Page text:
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Clearfield Elementary staff and education officials get update on community school initiative

School staff and Prichard Committee officials at Clearfield Elementary in the newly renovated library.
Anabel Peterman
School staff and Prichard Committee officials at Clearfield Elementary in the newly renovated library.

The Prichard Committee launched its Kentucky Community Schools Initiative (KCSI) last year in 20 districts, including Rowan. Clearfield Elementary School is part of the pilot program, conducted in partnership with the Kentucky Department of Education. Experts said making Clearfield a “community school” involves partnering with families and local organizations to help boost attendance rates, discipline, learning opportunities, and overall student engagement.

Brigitte Blom is the President and CEO of the Prichard Committee. She said unlike many programs that come into low-income schools, the KCSI aims to build longevity through a gradual approach.

“The primary, kind of unique component to our proposal was saying, we’re going to start slow to go fast. And the starting slow is making sure the community conversation is happening. That helps influence and frame how we at large respond, the school community responds to the unique needs in Rowan County of students and families,” said Blom.

Officials said specific goals include the implementation of a full-time “community schools” director in the district, as well as more outreach events connecting schools, families, and local organizations. So far, the school has hosted multiple new events connecting students, families, and the community, like its first “Reading for Gold” family engagement night. School officials said parents and students alike have given an overwhelmingly positive response through direct feedback and exit surveys.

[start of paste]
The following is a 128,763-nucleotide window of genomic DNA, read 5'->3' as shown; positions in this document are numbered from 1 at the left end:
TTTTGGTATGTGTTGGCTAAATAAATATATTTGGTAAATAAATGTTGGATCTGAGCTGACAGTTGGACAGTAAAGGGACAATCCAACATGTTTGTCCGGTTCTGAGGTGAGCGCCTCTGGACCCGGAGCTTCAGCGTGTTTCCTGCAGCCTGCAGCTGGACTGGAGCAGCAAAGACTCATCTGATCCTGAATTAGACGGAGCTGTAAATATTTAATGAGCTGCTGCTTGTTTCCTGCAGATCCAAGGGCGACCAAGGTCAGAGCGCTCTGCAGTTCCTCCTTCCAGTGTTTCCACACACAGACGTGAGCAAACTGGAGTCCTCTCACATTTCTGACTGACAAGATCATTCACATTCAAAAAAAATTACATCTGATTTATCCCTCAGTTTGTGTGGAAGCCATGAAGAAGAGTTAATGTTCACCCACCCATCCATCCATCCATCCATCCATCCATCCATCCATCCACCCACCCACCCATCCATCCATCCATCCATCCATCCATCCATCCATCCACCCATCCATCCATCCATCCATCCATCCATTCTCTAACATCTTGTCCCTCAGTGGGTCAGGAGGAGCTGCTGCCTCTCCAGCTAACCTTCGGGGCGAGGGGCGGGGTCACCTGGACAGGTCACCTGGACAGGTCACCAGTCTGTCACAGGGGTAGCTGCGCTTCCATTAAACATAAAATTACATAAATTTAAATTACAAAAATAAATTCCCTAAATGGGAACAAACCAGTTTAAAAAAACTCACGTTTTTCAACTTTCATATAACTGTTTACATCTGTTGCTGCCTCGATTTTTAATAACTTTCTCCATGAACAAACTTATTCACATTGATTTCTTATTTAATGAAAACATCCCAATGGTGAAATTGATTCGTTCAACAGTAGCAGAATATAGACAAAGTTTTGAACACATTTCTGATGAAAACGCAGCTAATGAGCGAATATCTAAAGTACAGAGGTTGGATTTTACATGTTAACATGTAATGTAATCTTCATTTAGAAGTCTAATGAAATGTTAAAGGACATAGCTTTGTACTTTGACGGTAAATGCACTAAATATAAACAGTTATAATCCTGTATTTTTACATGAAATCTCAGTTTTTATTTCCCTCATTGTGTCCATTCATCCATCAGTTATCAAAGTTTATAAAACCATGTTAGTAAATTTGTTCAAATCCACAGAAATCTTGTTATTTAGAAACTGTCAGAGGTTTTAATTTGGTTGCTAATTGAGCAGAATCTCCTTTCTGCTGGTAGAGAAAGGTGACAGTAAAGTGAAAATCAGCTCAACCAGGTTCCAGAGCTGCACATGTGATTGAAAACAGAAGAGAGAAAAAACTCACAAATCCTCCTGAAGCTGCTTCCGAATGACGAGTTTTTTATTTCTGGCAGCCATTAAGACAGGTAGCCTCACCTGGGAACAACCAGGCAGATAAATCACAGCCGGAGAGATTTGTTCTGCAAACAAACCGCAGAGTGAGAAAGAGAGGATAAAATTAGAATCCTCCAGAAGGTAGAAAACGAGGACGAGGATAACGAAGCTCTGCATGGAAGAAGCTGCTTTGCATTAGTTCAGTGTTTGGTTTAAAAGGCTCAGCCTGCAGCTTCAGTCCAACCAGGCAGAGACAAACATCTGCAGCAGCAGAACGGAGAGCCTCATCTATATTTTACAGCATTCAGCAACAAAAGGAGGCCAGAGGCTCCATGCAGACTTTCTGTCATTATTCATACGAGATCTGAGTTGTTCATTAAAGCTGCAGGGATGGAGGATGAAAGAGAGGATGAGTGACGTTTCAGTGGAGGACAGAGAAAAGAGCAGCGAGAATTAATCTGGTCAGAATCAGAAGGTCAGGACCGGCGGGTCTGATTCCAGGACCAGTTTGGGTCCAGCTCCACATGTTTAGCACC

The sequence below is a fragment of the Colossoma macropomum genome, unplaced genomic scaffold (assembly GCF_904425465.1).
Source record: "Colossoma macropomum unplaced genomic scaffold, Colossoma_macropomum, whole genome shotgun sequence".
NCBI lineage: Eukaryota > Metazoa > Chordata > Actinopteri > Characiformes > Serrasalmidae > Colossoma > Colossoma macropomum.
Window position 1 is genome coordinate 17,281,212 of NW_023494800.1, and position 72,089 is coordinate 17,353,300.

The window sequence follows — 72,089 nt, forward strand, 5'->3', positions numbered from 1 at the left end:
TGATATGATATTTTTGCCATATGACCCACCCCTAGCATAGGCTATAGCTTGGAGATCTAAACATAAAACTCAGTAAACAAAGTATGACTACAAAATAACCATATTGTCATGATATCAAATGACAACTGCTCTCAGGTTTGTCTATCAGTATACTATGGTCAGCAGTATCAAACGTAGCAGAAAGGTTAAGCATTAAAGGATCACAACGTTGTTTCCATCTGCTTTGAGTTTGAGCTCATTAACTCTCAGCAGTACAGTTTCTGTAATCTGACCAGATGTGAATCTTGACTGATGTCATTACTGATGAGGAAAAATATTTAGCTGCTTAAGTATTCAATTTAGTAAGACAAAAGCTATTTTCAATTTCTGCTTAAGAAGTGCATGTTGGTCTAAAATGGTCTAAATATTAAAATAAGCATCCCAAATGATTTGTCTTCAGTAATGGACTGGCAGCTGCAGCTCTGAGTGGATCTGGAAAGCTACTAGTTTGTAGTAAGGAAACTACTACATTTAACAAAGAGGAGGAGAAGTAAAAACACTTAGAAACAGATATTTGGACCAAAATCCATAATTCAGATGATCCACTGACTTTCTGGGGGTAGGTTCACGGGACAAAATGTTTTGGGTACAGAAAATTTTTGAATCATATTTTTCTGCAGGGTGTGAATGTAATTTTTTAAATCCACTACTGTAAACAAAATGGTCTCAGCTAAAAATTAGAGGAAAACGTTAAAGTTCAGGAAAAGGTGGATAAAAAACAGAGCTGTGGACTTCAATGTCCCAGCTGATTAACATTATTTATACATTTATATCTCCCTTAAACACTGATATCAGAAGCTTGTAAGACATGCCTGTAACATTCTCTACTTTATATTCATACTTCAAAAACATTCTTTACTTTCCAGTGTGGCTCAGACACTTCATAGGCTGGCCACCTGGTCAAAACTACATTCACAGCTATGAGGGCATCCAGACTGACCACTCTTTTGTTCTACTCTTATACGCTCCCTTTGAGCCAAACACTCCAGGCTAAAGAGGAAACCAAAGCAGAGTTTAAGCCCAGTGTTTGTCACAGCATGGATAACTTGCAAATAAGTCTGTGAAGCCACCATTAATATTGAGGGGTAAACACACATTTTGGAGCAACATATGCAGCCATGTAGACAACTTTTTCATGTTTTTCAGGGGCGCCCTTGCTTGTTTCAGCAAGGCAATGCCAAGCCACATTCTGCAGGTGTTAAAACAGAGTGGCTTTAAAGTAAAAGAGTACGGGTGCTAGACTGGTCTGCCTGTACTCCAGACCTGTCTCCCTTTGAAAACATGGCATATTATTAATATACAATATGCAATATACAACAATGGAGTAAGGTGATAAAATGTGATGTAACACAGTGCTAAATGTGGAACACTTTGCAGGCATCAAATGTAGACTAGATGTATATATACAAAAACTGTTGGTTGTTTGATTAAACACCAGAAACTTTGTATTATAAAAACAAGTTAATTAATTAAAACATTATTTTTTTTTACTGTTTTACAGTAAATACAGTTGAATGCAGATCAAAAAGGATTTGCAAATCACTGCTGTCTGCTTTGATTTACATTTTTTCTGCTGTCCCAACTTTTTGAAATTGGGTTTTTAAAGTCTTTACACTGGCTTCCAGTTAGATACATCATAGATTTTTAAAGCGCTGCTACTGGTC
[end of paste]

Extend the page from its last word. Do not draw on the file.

Alexa Burton is the Principal at Clearfield Elementary. She said one goal is to create room for growth in the classroom, or a “white space,” by removing non-academic barriers. She hopes teachers will benefit from the holistic approach so they can focus fully on teaching.

“We have a counselor here at school, that goes straight to them. That’s not something that I have to figure out as a teacher: who do I give this to, where does this go, what do I do with it? Those types of things,” said Burton. “So, I think it’s very early to say we’ve created this white space, I don’t think we’re there yet. But I think we have a lot of good systems in place, and we’re really bridging those gaps to make that happen for teachers.”

Rowan County schools had 19% of their 3rd-grade students proficient in math in 2021, dropping from 43% pre-covid. In 2023, that number increased to 36% proficient, and officials hope KCSI helps schools recover to pre-pandemic numbers. Rowan County schools also had a 40% chronic absentee rate last school year, but as of early March, less than 10% of students are chronic absentees this year.

More information about KCSI is available at the Prichard Committee website.